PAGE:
While environmental, social and governance (ESG) considerations are a priority for many investors today, real estate developers in Dubai are not able to effectively tap into ‘green’ funds to finance their projects, according to leading real estate financier.
“Even as the world prioritises companies that are environmentally-focused, green lending remains nascent in Dubai,” said Cyril Lincoln, executive vice president and global head of real estate finance & advisory at Mashreq Bank.
Speaking at the closed-door MEED Mashreq Dubai Real Estate Forum on 22 March, Lincoln said that “part of the reason for that is the lack of tangible incentives for an investor or a lender to label their loans as green. Structurally, there is no pricing benefit”.
The banker told leading figures from Dubai’s real estate sector that while financial institutions are keen to drive green lending initiatives, there remains a lack of incentivisation and clarity on green regulations.
“Green finance is a theme that will only grow in relevance,” said Lincoln. “But it is yet to be fully defined in Dubai and other markets in the region.”
The global drive to tackle climate change is creating a surge in demand for green investment opportunities around the world, particularly in the property market where corporate buyers as well as individuals are seeking energy-efficient, carbon-neutral properties. This is creating demand for green finance and ESG lending.
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Recent reports from the UN and the World Bank said that green lending will play an essential role in reducing carbon emissions and tackling climate change with banks enabling this transformation through their role as “as investors, capital providers and capital intermediaries”.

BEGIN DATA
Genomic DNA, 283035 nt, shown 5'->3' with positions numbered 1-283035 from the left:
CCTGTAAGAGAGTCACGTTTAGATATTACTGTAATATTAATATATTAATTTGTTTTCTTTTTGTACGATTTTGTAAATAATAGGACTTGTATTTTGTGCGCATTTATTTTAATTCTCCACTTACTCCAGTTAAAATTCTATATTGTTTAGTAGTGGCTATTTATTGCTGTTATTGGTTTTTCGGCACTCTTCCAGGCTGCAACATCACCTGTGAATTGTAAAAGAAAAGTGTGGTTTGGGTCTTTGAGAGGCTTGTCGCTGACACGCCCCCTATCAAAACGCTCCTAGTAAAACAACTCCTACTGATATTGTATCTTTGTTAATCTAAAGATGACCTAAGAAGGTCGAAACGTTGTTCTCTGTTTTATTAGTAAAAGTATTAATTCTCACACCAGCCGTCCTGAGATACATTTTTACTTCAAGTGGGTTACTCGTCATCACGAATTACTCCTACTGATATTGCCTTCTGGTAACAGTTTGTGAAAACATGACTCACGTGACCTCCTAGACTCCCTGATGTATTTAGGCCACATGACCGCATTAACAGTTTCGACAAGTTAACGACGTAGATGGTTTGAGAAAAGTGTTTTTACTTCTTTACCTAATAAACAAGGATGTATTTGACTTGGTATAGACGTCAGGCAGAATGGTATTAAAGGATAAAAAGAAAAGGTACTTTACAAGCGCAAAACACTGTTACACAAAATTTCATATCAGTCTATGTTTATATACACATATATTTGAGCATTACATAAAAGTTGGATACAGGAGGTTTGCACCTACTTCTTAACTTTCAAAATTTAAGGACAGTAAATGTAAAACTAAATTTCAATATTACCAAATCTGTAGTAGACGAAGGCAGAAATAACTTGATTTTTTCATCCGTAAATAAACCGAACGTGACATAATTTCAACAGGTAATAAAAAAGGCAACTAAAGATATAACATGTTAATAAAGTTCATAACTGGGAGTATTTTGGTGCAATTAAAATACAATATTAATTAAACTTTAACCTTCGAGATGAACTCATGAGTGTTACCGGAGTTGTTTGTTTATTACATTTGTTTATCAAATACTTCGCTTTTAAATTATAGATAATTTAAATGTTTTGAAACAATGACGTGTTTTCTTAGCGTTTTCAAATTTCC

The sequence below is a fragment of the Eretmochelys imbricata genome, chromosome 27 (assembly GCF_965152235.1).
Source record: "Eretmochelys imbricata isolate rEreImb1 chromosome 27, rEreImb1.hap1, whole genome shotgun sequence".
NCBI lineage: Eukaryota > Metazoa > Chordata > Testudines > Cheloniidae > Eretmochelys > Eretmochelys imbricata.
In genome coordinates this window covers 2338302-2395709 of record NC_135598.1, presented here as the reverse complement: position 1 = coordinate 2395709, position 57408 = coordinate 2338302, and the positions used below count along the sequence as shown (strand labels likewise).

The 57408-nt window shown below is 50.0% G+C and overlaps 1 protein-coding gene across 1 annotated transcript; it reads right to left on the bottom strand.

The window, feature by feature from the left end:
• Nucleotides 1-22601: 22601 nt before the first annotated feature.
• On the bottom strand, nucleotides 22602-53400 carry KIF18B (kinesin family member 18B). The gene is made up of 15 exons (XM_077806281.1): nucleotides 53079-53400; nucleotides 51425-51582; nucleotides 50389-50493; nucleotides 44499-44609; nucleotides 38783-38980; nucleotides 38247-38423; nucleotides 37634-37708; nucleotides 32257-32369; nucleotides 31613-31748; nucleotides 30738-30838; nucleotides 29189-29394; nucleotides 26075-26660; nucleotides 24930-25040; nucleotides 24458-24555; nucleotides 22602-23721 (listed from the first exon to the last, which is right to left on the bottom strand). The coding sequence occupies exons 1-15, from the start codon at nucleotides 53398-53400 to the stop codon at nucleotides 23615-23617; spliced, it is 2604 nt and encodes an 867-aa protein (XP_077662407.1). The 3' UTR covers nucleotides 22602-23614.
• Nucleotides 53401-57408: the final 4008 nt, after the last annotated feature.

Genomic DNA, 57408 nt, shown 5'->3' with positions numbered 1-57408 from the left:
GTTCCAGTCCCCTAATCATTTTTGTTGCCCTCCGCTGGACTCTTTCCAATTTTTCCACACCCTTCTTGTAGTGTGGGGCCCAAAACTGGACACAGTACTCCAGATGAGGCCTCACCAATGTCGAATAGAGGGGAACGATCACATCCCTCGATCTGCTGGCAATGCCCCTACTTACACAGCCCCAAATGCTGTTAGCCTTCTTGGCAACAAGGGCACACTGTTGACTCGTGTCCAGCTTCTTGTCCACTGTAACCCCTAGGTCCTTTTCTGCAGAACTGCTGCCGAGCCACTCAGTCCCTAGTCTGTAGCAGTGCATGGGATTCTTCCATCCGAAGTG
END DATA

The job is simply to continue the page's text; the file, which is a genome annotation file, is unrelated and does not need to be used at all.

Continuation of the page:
Green lending can offer benefits to both lenders and borrowers, especially from a reputational point of view. But it also comes with challenges, as transparency and continuous assessment are a core part of the process.
Appropriate regulations along with the standardisation of carbon footprint certification are needed to enable effective green lending.
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“Debt providers recognise the role they have to play in enabling this change,” said Lincoln. “But as is the case with conventional lending, we would benefit from having a framework that addresses aspects such as standardisation, risk assessment and monitoring practices. One way to do this could be a green license, for example, awarded to green lenders.”
“It is equally important for banks to be actively thinking about their green finance strategy and to prepared for the regulations that are certain to come,” said Lincoln.
Developing the relevant structures and mechanisms to support green finance in the GCC could unlock nearly $2tn in economic growth and more than 1 million jobs by 2030, according to consultancy Strategy&.
Strategy& advises governments in the GCC to focus on four priorities:
- Enact sustainability policies;
- Create a new green investment body;
- Strengthen capital markets; and
- Establish, or join, standard and transparent reporting mechanisms for environmental performance
Efforts are underway in the UAE to exploring incentive mechanisms for financial institutions to develop and market sustainable products and services such as green deposits, green mortgages, green bonds or sukuk, green loans and green insurance or takaful, as highlighted by the UAE Sustainable Finance Framework for 2021-2031.
In November 2021, a statement was issued by the UAE Sustainable Finance Working Group (SWFG) on the sidelines of COP 26, emphasising that work was underway on building regulations relating to green finance in the UAE.
SWFG’s roadmap includes three key actions: strengthening sustainability disclosure; fostering sustainability focused corporate governance; and developing a UAE taxonomy of sustainable activities.
“Progress is headed in the right direction, but will take time to fully bloom,” said Lincoln. “But we are glad to be at the heart of change and to support the regulatory authorities at every step.”
Serving as an example are efforts underway in Europe, where the European Commission is pushing banks and other financial institutions to promote ESG and sustainability through green finance as part of its climate neutrality strategy.
In order to streamline green lending, the EU Green Taxonomy came into force in July 2020, which helps define what activities and projects are classified as environmentally sustainable. For banks specifically, the taxonomy can help:
- Increase transparency, consistency and comparability
- Strengthen risk management processes and support due-diligence practices
- Provide common language for banks and clients to communicate
- Provide reputational enhancement and increase business opportunities
- Build coherence with national and international standards
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